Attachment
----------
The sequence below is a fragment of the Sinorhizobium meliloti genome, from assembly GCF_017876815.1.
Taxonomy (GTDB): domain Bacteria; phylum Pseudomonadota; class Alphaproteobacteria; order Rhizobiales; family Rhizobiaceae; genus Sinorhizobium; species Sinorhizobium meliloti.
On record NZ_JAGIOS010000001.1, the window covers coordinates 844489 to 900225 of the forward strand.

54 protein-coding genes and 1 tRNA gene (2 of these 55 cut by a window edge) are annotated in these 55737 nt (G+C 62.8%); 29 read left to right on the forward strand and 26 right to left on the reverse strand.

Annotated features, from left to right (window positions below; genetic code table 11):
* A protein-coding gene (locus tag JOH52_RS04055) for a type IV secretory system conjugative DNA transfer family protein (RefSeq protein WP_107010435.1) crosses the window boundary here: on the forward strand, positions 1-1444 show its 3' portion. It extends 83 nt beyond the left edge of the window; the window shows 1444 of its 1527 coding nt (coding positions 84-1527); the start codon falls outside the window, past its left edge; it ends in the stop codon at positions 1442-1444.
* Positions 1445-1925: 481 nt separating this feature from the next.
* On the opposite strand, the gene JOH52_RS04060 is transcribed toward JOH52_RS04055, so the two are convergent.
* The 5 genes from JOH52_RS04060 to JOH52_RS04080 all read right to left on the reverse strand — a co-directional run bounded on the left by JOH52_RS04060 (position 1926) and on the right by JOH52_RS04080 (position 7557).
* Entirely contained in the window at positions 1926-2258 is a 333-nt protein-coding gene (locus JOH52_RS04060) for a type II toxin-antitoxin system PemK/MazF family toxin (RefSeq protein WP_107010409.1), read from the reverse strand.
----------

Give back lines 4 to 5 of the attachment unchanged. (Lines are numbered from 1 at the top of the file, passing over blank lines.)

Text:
54 protein-coding genes and 1 tRNA gene (2 of these 55 cut by a window edge) are annotated in these 55737 nt (G+C 62.8%); 29 read left to right on the forward strand and 26 right to left on the reverse strand.

Annotated features, from left to right (window positions below; genetic code table 11):